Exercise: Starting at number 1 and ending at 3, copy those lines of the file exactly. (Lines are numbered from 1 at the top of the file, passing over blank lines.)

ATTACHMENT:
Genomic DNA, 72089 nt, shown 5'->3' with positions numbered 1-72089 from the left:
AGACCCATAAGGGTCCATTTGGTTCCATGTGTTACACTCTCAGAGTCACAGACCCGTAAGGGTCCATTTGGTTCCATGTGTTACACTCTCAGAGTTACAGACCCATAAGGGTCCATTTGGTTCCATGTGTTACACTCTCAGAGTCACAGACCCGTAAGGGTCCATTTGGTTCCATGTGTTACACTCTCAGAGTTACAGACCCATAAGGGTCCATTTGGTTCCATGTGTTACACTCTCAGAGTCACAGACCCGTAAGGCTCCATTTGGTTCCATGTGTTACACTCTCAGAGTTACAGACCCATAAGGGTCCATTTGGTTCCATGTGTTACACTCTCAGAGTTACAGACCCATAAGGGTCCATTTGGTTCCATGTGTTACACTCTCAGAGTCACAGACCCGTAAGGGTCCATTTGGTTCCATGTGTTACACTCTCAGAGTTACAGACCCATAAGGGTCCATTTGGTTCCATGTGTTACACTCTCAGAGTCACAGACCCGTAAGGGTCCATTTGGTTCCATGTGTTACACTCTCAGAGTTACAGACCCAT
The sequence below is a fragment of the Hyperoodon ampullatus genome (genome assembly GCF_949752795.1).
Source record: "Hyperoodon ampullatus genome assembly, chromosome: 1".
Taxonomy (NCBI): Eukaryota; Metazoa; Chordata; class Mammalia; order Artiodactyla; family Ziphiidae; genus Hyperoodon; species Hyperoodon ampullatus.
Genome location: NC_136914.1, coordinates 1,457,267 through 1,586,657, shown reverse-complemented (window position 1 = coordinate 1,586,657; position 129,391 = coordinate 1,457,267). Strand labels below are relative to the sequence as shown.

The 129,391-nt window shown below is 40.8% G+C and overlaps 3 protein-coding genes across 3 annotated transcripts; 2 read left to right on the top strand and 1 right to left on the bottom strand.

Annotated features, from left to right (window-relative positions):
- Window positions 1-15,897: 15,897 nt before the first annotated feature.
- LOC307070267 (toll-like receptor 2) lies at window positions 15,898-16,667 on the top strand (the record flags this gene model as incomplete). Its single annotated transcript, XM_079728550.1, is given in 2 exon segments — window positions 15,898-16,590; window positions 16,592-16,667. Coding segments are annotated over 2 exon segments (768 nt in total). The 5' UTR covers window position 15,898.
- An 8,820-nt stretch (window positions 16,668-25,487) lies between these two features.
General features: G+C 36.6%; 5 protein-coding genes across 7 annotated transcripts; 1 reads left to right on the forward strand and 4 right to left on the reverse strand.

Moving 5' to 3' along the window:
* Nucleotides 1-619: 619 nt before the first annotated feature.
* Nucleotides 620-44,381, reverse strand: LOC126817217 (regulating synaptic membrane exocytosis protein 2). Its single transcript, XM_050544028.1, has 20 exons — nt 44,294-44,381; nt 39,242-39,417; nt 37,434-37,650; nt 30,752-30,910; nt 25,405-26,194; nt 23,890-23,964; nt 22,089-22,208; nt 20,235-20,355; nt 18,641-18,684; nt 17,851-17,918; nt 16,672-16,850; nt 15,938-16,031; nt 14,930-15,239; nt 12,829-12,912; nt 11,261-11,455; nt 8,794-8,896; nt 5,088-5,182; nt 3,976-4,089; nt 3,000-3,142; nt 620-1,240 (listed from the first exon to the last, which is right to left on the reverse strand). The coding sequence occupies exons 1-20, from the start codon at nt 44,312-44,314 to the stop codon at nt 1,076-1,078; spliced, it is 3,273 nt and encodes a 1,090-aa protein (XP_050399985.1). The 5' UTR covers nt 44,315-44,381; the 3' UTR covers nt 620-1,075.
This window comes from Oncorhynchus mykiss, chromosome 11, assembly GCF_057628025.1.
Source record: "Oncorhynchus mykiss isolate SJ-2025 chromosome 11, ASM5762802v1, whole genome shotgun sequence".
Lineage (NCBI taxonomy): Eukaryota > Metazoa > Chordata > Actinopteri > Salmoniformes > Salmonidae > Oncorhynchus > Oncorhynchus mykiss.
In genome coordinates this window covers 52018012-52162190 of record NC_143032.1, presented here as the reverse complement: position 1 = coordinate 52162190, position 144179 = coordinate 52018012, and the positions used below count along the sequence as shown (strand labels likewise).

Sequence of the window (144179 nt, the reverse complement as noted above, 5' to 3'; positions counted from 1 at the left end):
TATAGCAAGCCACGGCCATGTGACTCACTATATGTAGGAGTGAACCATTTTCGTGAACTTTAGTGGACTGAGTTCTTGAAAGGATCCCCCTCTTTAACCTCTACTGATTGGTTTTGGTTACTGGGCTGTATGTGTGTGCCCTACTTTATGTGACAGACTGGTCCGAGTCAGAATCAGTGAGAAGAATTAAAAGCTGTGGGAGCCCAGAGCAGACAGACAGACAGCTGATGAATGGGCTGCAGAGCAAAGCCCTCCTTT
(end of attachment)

Genomic DNA, 72089 nt, shown 5'->3' with positions numbered 1-72089 from the left:
AGACCCATAAGGGTCCATTTGGTTCCATGTGTTACACTCTCAGAGTCACAGACCCGTAAGGGTCCATTTGGTTCCATGTGTTACACTCTCAGAGTTACAGACCCATAAGGGTCCATTTGGTTCCATGTGTTACACTCTCAGAGTCACAGACCCGTAAGGGTCCATTTGGTTCCATGTGTTACACTCTCAGAGTTACAGACCCATAAGGGTCCATTTGGTTCCATGTGTTACACTCTCAGAGTCACAGACCCGTAAGGCTCCATTTGGTTCCATGTGTTACACTCTCAGAGTTACAGACCCATAAGGGTCCATTTGGTTCCATGTGTTACACTCTCAGAGTTACAGACCCATAAGGGTCCATTTGGTTCCATGTGTTACACTCTCAGAGTCACAGACCCGTAAGGGTCCATTTGGTTCCATGTGTTACACTCTCAGAGTTACAGACCCATAAGGGTCCATTTGGTTCCATGTGTTACACTCTCAGAGTCACAGACCCGTAAGGGTCCATTTGGTTCCATGTGTTACACTCTCAGAGTTACAGACCCAT
The sequence below is a fragment of the Hyperoodon ampullatus genome (genome assembly GCF_949752795.1).